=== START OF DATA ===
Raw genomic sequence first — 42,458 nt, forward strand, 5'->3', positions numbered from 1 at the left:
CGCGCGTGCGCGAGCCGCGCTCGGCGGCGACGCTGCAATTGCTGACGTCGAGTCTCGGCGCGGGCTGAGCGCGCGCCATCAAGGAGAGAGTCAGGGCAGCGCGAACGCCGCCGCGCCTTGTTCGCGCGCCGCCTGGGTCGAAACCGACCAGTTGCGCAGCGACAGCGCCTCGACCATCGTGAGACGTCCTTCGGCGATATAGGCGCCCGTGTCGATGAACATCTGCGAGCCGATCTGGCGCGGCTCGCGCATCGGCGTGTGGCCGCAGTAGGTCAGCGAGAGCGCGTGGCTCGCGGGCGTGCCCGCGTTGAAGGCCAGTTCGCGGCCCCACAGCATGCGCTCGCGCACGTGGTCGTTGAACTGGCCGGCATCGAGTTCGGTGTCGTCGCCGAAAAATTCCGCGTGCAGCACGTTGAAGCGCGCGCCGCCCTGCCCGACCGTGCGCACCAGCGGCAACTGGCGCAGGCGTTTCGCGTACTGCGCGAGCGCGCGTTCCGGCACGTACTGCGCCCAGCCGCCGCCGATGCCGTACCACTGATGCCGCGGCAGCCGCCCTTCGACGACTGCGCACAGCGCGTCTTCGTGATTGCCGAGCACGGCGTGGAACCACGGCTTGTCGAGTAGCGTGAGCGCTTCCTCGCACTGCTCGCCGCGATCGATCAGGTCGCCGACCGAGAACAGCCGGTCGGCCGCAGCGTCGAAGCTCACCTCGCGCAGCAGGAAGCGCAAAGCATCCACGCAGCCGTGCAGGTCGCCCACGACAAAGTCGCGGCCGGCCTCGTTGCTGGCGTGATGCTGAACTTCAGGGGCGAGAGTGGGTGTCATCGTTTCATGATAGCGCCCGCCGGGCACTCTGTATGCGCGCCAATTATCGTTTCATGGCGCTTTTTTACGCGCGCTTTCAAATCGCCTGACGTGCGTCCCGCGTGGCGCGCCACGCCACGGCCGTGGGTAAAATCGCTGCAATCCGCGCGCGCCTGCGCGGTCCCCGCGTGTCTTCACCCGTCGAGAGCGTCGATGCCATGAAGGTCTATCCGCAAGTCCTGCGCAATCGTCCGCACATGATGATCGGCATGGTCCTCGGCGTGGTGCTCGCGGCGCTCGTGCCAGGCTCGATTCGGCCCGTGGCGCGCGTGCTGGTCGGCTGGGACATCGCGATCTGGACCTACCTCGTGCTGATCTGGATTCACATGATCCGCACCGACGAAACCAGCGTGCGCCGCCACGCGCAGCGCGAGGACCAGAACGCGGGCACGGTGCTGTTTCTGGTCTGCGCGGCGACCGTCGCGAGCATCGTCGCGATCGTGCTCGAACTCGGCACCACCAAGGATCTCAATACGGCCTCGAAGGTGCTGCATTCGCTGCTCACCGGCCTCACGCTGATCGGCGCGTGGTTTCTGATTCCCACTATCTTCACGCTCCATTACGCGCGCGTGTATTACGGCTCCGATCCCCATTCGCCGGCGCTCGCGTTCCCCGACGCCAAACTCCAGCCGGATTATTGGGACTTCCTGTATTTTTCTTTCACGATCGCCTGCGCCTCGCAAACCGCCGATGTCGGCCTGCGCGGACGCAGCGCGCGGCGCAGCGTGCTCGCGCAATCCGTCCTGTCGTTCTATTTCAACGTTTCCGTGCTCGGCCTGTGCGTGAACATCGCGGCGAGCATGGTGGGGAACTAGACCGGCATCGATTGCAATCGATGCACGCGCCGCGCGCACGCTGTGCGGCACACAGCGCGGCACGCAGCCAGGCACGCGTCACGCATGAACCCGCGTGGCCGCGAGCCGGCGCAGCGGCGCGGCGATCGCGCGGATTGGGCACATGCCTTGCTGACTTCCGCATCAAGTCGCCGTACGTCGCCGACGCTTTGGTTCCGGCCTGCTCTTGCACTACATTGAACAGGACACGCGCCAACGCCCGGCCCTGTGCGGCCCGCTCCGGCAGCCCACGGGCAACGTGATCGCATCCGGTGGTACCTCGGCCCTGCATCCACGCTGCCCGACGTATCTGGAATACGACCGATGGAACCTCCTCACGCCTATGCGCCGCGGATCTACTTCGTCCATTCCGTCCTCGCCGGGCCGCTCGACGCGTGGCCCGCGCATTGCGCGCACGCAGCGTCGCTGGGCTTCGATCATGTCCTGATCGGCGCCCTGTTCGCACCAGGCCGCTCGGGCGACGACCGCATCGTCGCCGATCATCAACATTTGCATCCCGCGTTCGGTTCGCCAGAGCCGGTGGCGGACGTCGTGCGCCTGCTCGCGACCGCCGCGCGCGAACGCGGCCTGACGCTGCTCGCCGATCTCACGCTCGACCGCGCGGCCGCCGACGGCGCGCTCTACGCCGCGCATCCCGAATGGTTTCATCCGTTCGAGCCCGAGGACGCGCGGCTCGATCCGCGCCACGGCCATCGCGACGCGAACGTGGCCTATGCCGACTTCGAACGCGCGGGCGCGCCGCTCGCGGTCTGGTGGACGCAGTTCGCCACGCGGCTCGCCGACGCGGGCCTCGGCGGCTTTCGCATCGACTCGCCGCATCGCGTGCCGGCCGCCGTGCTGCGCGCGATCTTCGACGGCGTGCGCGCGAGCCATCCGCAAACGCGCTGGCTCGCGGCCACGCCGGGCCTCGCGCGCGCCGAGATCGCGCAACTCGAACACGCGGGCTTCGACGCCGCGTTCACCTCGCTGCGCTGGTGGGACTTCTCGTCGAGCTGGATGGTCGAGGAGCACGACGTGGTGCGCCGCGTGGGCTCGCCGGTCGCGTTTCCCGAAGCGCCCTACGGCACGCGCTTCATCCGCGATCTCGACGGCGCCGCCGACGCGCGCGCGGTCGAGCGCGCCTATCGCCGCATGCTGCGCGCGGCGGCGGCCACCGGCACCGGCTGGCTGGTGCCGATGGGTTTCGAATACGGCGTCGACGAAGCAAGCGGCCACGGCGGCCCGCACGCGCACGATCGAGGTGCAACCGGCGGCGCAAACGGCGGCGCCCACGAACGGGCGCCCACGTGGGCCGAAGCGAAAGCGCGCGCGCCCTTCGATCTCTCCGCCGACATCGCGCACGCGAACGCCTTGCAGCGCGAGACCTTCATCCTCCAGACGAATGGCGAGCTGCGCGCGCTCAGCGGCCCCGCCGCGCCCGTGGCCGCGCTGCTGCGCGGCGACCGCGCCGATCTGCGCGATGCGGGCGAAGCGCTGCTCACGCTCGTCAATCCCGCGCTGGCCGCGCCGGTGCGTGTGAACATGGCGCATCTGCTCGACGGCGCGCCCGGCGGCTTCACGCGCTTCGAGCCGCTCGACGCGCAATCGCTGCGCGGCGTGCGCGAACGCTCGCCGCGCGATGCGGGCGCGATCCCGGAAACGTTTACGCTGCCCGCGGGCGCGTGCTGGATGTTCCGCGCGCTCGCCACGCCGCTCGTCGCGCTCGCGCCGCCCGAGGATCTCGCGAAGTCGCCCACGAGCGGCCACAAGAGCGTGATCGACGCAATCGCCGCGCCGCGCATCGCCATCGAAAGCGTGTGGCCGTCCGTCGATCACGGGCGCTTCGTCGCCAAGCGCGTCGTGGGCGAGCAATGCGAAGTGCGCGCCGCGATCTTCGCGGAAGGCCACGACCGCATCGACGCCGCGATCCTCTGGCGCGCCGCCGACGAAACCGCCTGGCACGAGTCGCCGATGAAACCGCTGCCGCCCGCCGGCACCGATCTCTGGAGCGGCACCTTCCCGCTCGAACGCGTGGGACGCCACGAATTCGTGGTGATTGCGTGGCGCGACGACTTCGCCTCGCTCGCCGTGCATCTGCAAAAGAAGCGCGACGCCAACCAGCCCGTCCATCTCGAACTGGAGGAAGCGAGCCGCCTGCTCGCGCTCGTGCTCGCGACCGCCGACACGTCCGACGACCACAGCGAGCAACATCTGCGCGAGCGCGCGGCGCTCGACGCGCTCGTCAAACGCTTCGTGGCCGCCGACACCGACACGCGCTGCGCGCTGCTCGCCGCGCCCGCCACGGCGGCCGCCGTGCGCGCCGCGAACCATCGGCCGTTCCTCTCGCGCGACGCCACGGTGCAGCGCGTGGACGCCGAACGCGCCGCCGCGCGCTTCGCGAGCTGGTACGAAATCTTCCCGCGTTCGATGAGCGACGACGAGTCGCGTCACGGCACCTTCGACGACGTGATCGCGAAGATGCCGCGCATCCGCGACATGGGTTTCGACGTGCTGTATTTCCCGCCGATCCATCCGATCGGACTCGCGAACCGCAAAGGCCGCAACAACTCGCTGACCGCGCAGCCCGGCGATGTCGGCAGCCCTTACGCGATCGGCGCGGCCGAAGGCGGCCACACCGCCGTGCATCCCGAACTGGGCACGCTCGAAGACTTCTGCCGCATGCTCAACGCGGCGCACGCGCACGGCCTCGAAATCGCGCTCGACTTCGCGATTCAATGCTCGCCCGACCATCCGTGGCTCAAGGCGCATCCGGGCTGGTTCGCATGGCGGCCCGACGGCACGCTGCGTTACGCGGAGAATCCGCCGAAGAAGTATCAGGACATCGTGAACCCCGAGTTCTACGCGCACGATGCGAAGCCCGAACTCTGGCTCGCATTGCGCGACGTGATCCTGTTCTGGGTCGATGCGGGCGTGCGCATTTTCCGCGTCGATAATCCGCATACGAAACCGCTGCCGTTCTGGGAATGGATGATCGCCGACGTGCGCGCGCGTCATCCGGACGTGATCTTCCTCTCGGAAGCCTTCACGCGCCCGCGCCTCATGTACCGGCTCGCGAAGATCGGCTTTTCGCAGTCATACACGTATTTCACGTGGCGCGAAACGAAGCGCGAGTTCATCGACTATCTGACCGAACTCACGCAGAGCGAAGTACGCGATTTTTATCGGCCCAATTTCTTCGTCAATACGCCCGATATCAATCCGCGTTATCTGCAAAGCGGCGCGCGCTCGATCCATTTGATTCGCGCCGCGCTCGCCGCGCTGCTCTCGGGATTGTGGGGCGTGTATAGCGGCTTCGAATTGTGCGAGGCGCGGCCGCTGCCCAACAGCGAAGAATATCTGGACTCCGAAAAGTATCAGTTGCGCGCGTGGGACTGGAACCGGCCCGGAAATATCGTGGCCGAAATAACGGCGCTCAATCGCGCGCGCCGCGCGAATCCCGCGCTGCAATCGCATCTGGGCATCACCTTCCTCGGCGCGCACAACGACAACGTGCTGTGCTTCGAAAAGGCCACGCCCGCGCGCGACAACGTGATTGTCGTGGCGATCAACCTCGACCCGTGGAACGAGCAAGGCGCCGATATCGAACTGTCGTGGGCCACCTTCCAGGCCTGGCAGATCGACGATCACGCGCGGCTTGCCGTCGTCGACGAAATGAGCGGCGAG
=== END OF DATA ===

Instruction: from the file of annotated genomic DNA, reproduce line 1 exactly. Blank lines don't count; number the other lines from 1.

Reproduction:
Raw genomic sequence first — 42,458 nt, forward strand, 5'->3', positions numbered from 1 at the left: